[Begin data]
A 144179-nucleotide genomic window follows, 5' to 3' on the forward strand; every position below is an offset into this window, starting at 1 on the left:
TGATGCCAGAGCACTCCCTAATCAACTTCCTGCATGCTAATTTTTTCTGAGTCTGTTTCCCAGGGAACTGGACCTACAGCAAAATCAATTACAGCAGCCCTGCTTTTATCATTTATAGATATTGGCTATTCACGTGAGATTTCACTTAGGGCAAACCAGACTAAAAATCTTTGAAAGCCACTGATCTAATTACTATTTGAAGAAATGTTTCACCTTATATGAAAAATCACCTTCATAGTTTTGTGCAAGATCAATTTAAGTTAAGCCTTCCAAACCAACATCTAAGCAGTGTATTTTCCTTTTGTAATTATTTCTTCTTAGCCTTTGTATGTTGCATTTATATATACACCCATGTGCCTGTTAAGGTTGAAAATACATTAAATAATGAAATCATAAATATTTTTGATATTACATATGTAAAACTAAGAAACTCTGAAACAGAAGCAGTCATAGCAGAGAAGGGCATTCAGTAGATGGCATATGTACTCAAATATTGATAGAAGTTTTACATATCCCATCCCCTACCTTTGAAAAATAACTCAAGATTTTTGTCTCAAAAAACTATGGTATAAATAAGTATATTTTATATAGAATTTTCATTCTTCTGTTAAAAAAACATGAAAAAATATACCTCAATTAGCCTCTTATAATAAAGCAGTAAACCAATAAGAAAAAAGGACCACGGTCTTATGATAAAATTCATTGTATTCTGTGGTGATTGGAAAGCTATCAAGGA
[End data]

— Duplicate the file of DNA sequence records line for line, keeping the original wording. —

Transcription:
A 144179-nucleotide genomic window follows, 5' to 3' on the forward strand; every position below is an offset into this window, starting at 1 on the left:
TGATGCCAGAGCACTCCCTAATCAACTTCCTGCATGCTAATTTTTTCTGAGTCTGTTTCCCAGGGAACTGGACCTACAGCAAAATCAATTACAGCAGCCCTGCTTTTATCATTTATAGATATTGGCTATTCACGTGAGATTTCACTTAGGGCAAACCAGACTAAAAATCTTTGAAAGCCACTGATCTAATTACTATTTGAAGAAATGTTTCACCTTATATGAAAAATCACCTTCATAGTTTTGTGCAAGATCAATTTAAGTTAAGCCTTCCAAACCAACATCTAAGCAGTGTATTTTCCTTTTGTAATTATTTCTTCTTAGCCTTTGTATGTTGCATTTATATATACACCCATGTGCCTGTTAAGGTTGAAAATACATTAAATAATGAAATCATAAATATTTTTGATATTACATATGTAAAACTAAGAAACTCTGAAACAGAAGCAGTCATAGCAGAGAAGGGCATTCAGTAGATGGCATATGTACTCAAATATTGATAGAAGTTTTACATATCCCATCCCCTACCTTTGAAAAATAACTCAAGATTTTTGTCTCAAAAAACTATGGTATAAATAAGTATATTTTATATAGAATTTTCATTCTTCTGTTAAAAAAACATGAAAAAATATACCTCAATTAGCCTCTTATAATAAAGCAGTAAACCAATAAGAAAAAAGGACCACGGTCTTATGATAAAATTCATTGTATTCTGTGGTGATTGGAAAGCTATCAAGGA